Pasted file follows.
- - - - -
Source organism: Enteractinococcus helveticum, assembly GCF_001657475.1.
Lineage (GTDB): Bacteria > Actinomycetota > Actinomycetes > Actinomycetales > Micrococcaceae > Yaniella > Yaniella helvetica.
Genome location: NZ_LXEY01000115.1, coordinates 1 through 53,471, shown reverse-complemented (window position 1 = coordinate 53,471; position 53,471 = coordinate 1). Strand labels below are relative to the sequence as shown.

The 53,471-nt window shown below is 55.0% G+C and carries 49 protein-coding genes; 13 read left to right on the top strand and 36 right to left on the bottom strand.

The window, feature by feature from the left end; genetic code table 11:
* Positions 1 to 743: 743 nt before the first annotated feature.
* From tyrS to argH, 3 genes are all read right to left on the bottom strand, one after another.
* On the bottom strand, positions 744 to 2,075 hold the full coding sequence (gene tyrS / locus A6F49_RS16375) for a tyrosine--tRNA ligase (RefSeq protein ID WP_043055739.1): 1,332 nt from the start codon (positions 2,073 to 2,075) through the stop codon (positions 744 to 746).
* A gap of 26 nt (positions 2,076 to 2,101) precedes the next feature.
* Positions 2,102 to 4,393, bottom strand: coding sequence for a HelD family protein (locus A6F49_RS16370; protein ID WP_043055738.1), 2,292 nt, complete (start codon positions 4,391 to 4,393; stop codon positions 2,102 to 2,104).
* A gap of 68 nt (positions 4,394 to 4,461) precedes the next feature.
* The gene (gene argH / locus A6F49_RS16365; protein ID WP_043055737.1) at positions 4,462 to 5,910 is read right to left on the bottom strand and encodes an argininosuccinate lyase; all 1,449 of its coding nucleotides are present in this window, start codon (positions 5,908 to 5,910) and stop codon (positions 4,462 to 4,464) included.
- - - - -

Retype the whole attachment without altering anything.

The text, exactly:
Source organism: Enteractinococcus helveticum, assembly GCF_001657475.1.
Lineage (GTDB): Bacteria > Actinomycetota > Actinomycetes > Actinomycetales > Micrococcaceae > Yaniella > Yaniella helvetica.
Genome location: NZ_LXEY01000115.1, coordinates 1 through 53,471, shown reverse-complemented (window position 1 = coordinate 53,471; position 53,471 = coordinate 1). Strand labels below are relative to the sequence as shown.

The 53,471-nt window shown below is 55.0% G+C and carries 49 protein-coding genes; 13 read left to right on the top strand and 36 right to left on the bottom strand.

The window, feature by feature from the left end; genetic code table 11:
* Positions 1 to 743: 743 nt before the first annotated feature.
* From tyrS to argH, 3 genes are all read right to left on the bottom strand, one after another.
* On the bottom strand, positions 744 to 2,075 hold the full coding sequence (gene tyrS / locus A6F49_RS16375) for a tyrosine--tRNA ligase (RefSeq protein ID WP_043055739.1): 1,332 nt from the start codon (positions 2,073 to 2,075) through the stop codon (positions 744 to 746).
* A gap of 26 nt (positions 2,076 to 2,101) precedes the next feature.
* Positions 2,102 to 4,393, bottom strand: coding sequence for a HelD family protein (locus A6F49_RS16370; protein ID WP_043055738.1), 2,292 nt, complete (start codon positions 4,391 to 4,393; stop codon positions 2,102 to 2,104).
* A gap of 68 nt (positions 4,394 to 4,461) precedes the next feature.
* The gene (gene argH / locus A6F49_RS16365; protein ID WP_043055737.1) at positions 4,462 to 5,910 is read right to left on the bottom strand and encodes an argininosuccinate lyase; all 1,449 of its coding nucleotides are present in this window, start codon (positions 5,908 to 5,910) and stop codon (positions 4,462 to 4,464) included.